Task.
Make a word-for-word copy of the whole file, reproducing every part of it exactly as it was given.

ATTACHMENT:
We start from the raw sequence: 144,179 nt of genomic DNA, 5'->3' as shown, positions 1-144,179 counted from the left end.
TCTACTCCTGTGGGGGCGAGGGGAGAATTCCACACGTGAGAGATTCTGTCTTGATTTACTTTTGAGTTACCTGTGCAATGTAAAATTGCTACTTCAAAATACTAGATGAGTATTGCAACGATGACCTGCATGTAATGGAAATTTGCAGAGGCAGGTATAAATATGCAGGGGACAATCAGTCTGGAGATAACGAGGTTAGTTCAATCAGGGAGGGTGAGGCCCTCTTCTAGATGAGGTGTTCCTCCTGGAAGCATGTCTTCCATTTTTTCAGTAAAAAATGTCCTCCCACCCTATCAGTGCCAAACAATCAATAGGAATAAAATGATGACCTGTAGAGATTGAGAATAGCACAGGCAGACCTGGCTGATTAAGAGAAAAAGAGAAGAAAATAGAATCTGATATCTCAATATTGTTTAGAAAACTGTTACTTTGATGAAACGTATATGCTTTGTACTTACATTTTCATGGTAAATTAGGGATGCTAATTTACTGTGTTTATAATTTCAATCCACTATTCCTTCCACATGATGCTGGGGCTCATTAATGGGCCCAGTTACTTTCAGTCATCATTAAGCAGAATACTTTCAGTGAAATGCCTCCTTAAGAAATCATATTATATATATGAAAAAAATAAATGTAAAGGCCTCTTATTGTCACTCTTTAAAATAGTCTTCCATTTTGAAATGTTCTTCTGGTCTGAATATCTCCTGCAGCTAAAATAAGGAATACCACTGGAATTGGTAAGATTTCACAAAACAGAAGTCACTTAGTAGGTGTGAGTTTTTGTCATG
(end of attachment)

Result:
We start from the raw sequence: 144,179 nt of genomic DNA, 5'->3' as shown, positions 1-144,179 counted from the left end.
TCTACTCCTGTGGGGGCGAGGGGAGAATTCCACACGTGAGAGATTCTGTCTTGATTTACTTTTGAGTTACCTGTGCAATGTAAAATTGCTACTTCAAAATACTAGATGAGTATTGCAACGATGACCTGCATGTAATGGAAATTTGCAGAGGCAGGTATAAATATGCAGGGGACAATCAGTCTGGAGATAACGAGGTTAGTTCAATCAGGGAGGGTGAGGCCCTCTTCTAGATGAGGTGTTCCTCCTGGAAGCATGTCTTCCATTTTTTCAGTAAAAAATGTCCTCCCACCCTATCAGTGCCAAACAATCAATAGGAATAAAATGATGACCTGTAGAGATTGAGAATAGCACAGGCAGACCTGGCTGATTAAGAGAAAAAGAGAAGAAAATAGAATCTGATATCTCAATATTGTTTAGAAAACTGTTACTTTGATGAAACGTATATGCTTTGTACTTACATTTTCATGGTAAATTAGGGATGCTAATTTACTGTGTTTATAATTTCAATCCACTATTCCTTCCACATGATGCTGGGGCTCATTAATGGGCCCAGTTACTTTCAGTCATCATTAAGCAGAATACTTTCAGTGAAATGCCTCCTTAAGAAATCATATTATATATATGAAAAAAATAAATGTAAAGGCCTCTTATTGTCACTCTTTAAAATAGTCTTCCATTTTGAAATGTTCTTCTGGTCTGAATATCTCCTGCAGCTAAAATAAGGAATACCACTGGAATTGGTAAGATTTCACAAAACAGAAGTCACTTAGTAGGTGTGAGTTTTTGTCATG